However, consumers are often reluctant to contact energy suppliers. They might feel embarrassed that they cannot pay their bill. Utility providers might then decide to transfer these debts over to a debt collection agency (DCA), which generally adopt aggressive dunning approaches and might harm the brand’s reputation. For example, collections agents might endlessly call consumers or send numerous letters, which makes the repayment process even more stressful for consumers.
Therefore, it’s better if utility providers can handle their collections in-house and ensure they use the most effective dunning strategies possible. Too many utility companies rely on sending direct mail to consumers. Not only is this time-consuming and costly, but it’s largely ineffective when compared to using digital channels.
How utility companies can collect their debts efficiently
By following the four steps listed below, utility companies can collect their debts as easily and efficiently as possible:
- Leverage the power of digitisation
Rather than sending out direct mail or calling customers over the phone, utility providers should contact customers via digital channels: email, SMS, social media, etc. These channels are free, the messages are quick to send out, and collections teams can easily analyse the results before fine-tuning their dunning approach (using AI and ML).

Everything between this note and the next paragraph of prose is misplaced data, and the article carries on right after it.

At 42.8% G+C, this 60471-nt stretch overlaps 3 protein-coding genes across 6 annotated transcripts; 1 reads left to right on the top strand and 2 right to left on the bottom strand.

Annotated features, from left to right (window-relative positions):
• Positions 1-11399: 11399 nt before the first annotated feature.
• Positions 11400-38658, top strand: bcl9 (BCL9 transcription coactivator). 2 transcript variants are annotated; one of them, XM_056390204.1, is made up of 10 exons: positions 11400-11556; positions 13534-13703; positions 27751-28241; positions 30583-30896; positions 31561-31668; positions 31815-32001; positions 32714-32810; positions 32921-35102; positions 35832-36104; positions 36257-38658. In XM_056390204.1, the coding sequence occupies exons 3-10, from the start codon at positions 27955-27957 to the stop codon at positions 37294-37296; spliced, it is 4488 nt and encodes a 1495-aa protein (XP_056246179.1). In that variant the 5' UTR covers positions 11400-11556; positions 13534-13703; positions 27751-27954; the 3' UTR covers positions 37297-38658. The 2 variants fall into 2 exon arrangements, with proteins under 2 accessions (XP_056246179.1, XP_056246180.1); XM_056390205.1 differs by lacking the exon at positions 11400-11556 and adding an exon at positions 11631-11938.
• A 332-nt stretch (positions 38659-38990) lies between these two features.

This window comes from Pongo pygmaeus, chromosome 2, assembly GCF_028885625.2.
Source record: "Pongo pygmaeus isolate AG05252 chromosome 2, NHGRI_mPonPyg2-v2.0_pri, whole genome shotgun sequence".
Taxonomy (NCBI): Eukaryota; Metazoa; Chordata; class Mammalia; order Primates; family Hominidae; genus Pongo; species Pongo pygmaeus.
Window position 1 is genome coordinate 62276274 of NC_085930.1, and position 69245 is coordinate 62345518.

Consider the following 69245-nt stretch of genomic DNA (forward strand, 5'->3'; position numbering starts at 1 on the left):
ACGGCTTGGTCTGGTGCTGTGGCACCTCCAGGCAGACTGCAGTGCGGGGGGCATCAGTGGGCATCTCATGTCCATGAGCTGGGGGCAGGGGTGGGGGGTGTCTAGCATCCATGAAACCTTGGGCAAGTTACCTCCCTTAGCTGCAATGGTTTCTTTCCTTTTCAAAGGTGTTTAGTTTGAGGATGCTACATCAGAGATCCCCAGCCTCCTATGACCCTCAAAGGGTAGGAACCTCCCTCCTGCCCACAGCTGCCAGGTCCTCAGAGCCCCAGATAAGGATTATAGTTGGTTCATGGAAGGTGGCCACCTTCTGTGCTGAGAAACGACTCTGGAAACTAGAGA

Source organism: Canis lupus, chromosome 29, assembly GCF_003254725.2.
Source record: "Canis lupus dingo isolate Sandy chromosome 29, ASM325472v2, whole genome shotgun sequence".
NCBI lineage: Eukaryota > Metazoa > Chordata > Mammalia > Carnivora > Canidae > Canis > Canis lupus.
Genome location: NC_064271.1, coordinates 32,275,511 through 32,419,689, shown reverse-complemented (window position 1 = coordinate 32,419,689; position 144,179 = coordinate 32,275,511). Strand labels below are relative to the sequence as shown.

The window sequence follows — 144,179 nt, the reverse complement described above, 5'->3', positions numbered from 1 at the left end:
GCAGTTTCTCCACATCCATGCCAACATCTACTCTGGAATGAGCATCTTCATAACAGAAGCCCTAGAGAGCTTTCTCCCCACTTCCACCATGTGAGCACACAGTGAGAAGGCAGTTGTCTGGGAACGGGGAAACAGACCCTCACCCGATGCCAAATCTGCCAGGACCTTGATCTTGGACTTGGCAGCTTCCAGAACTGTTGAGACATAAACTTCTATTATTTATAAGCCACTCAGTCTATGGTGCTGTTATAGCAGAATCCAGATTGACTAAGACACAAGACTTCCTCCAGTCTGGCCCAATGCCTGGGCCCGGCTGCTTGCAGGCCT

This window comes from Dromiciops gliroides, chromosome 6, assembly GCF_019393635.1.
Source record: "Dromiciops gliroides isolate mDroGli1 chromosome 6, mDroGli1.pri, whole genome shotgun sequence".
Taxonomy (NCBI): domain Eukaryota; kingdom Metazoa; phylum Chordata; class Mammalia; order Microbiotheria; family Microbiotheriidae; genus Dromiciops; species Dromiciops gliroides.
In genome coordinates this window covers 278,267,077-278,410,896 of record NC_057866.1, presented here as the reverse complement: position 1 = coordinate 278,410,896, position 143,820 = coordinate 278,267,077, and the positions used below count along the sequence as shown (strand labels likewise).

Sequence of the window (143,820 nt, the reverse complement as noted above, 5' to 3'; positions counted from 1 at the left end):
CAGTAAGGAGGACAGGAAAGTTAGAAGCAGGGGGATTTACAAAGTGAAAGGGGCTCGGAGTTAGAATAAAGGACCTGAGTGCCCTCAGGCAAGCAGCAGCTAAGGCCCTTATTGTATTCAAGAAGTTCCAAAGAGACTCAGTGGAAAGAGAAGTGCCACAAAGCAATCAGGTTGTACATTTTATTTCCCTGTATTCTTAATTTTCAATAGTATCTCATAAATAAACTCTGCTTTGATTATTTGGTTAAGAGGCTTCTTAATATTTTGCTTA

- Invest in collections management software
Cloud-native collections management software allows agents to easily identify which of their customers are high-risk. They can then prioritise these high-risk groups, sending out reminders as early as possible, which reduces the chance of these loans becoming non-performing. The best collections management software enables you to identify high-risk customers beforehand, allows you to keep track of all historical interactions in a single platform, and analyses the performance and effectiveness of every dunning strategy.
- Provide self-service capabilities
Self-service functionality not only saves customers from embarrassing situations but also conveys a message that they can handle their debt. By letting past-due customers self-cure and arrange payments or promise to pay themselves, consumers will feel like they have more control—which increases the chance they will engage in the dunning process.
- Creating data-driven reports
Collections teams must pay close attention to their customer data. By keeping an eye on how their consumers behave, collections teams can modify their dunning approach on an ongoing basis. They can work out which debt strategies and collections templates are most effective before prioritising these efforts going forward, which will increase overall repayment rates.
Get ahead of the curve
Times are tough for consumers—but it’s also a difficult period for utility companies. If they let consumers fall into arrears and cannot recoup what they are owed, their businesses will suffer. Hence, it’s crucial they act fast to collect their debts.
By using a collections management system, leveraging digital channels, offering self-service capabilities, and adopting a data-driven approach, utility companies can prevent consumers’ energy accounts from becoming non-performing.